MTD is being tackled in reverse order
Andrew Jackson, chair of the UK200Group tax panel, says the law governing relationships and taxpayer obligations should be hammered out before the IT infrastructure is designed for Making Tax Digital (MTD).
The Treasury is expected to feedback on the MTD consultation document responses later this month, but despite the tight timescales, there is still scope for the tax department to re-think how it approaches rollout.
Jackson told AccountingWEB.co.uk: “It is a good thing that it [MTD] will happen and there are an awful lot of very good things that could be done there, but they need to be in the right order. They need to be thought-out and we need time to bed it all in. The problem is, hardly a day goes by without yet another example of one part of HMRC not talking to another. It really doesn’t give you confidence that it will be ready in just over a year’s time.
“That timescale is the big problem they’ve got,” he added. “They probably recognise that thinking it through would be nice, but they haven’t got time to think about what they’re doing before they do it because they’ve got to get it done by next April. They’ve got to leap before they look.”
According to Jackson, HMRC is proposing to tackle MTD in the wrong order.
HRMC should start by building better infrastructure to share information and at the same time establish the principles of the relationships between HMRC, taxpayers and agents. From there, the Revenue can identify new areas of information provision to help people understand the principles of the new relationships in a digitised regime.
Putting digital tax accounts (DTAs) in place, in a similar fashion to what HMRC is doing with personal tax accounts (PTAs), and increasing the ability to exchange information should be the first stage:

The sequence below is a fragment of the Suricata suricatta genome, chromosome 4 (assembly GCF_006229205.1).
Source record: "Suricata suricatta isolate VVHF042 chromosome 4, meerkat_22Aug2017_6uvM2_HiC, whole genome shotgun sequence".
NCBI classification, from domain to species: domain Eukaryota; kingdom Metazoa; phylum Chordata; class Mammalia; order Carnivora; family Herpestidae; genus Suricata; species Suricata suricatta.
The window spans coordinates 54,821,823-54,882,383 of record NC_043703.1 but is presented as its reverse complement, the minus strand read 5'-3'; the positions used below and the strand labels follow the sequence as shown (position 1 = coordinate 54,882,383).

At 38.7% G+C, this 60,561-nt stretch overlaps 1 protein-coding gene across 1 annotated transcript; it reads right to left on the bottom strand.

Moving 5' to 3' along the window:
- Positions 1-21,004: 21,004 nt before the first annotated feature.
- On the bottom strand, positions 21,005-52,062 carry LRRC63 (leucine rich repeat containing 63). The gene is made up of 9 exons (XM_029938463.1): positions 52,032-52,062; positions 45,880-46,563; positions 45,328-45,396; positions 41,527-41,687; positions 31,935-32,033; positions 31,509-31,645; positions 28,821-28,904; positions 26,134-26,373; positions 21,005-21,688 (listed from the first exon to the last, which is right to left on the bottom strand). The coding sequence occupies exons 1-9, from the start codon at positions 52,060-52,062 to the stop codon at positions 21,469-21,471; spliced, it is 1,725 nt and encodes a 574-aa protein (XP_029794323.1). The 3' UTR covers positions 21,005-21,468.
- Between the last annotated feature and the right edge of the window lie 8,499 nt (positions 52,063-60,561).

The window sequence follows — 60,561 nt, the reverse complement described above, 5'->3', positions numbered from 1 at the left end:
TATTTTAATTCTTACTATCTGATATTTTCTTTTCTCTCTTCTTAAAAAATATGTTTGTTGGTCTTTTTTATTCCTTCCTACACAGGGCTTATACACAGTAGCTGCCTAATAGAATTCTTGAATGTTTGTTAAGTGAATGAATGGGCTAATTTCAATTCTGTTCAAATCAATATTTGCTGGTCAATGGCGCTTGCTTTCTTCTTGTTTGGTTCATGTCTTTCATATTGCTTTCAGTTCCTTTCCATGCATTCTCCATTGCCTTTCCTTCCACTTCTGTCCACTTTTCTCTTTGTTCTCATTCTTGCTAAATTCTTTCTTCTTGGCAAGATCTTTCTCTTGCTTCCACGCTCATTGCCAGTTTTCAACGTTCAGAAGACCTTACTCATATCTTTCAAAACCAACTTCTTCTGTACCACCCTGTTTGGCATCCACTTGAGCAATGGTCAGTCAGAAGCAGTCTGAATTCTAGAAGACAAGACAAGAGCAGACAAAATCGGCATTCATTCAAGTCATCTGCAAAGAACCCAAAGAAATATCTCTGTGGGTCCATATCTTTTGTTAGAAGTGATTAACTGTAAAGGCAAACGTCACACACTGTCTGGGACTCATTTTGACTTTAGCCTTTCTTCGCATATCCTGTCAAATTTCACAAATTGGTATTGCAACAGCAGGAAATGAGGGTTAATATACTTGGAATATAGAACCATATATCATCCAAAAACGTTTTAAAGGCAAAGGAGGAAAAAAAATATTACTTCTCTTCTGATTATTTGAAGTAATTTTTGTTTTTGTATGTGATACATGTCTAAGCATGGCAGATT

“Get a platform in place that’s optional to use, get that working, when we know that works make it mandatory and start bringing in the other stages. But until you’ve got the operating system installed you can’t be forcing people to use the applications,” Jackson told AccountingWEB.co.uk.
“They could say to taxpayers, ‘here’s the digital tax account, if you want to update it every quarter then great, here’s the mechanism to do so’, but if they don’t want it to happen they have the ability not to as it’s not mandatory. Then you would have the PR victory of saying ‘we have digital tax accounts and that’s what we said we were going to do’, but without really irritating people by forcing them into it before they are ready. That would be the sensible way to do it.”
Jackson added: “By saying ‘here’s an untested platform, we don’t know how it works, you don’t know how it works, but you’re going to have to go straight in there and then we’re going to start charging penalties if you get it wrong’: That really raises the stakes”.
MTD will significantly change the relationship between HMRC, agents and taxpayers. For Jackson the big issue is how MTD impacts practitioners.
According to Jackson HMRC should default to communicating with the agent, as most clients would prefer the agent to sort everything out with HMRC, with the taxpayer signing documents and the occasional cheque. HMRC should only move away from that default position if the taxpayer actively wants to deal directly, or if the agent relationship isn’t working.
Jackson said HMRC needs to re-think how it deals with agents, as they’re the ones who are going to make it [MTD] work: “Taxpayers are going to be faced with this and say to their accountant ‘what do we have to do?’ If we say ‘we can’t do it because HMRC won’t let us’ then the whole project falls down.
“If we’re able to say ‘we can deal with HMRC, we can do your tax’ that really empowers and enables agents, which means HMRC is dealing with people who know what they’re talking about. It cuts out duplication of effort and allows us to do what the clients want us to do, which is to take a weight off their mind. It also saves HMRC a lot of time and effort, allowing them to deploy their resources more efficiently.”
Jackson compared agent involvement in MTD to the process of purchasing a property: “If you look at other areas of life, like house-buying, it gets left to the professionals and that works well.”
He added that changes in the rights and responsibilities of various parties should not be introduced until the necessary technology has been tested over a full compliance cycle.
On whether a delay to the MTD project is on the cards, Jackson said the project was already being delayed as people were expecting something of substance in the Autumn Statement.
“Like RTI and Universal Credit, it’s great in theory but they just can’t get it done in the timescale,” he said.
Andrew Jackson’s full article can be read in the latest edition of Taxation magazine. Do you think HMRC needs to re-think how it delivers a digital tax system?
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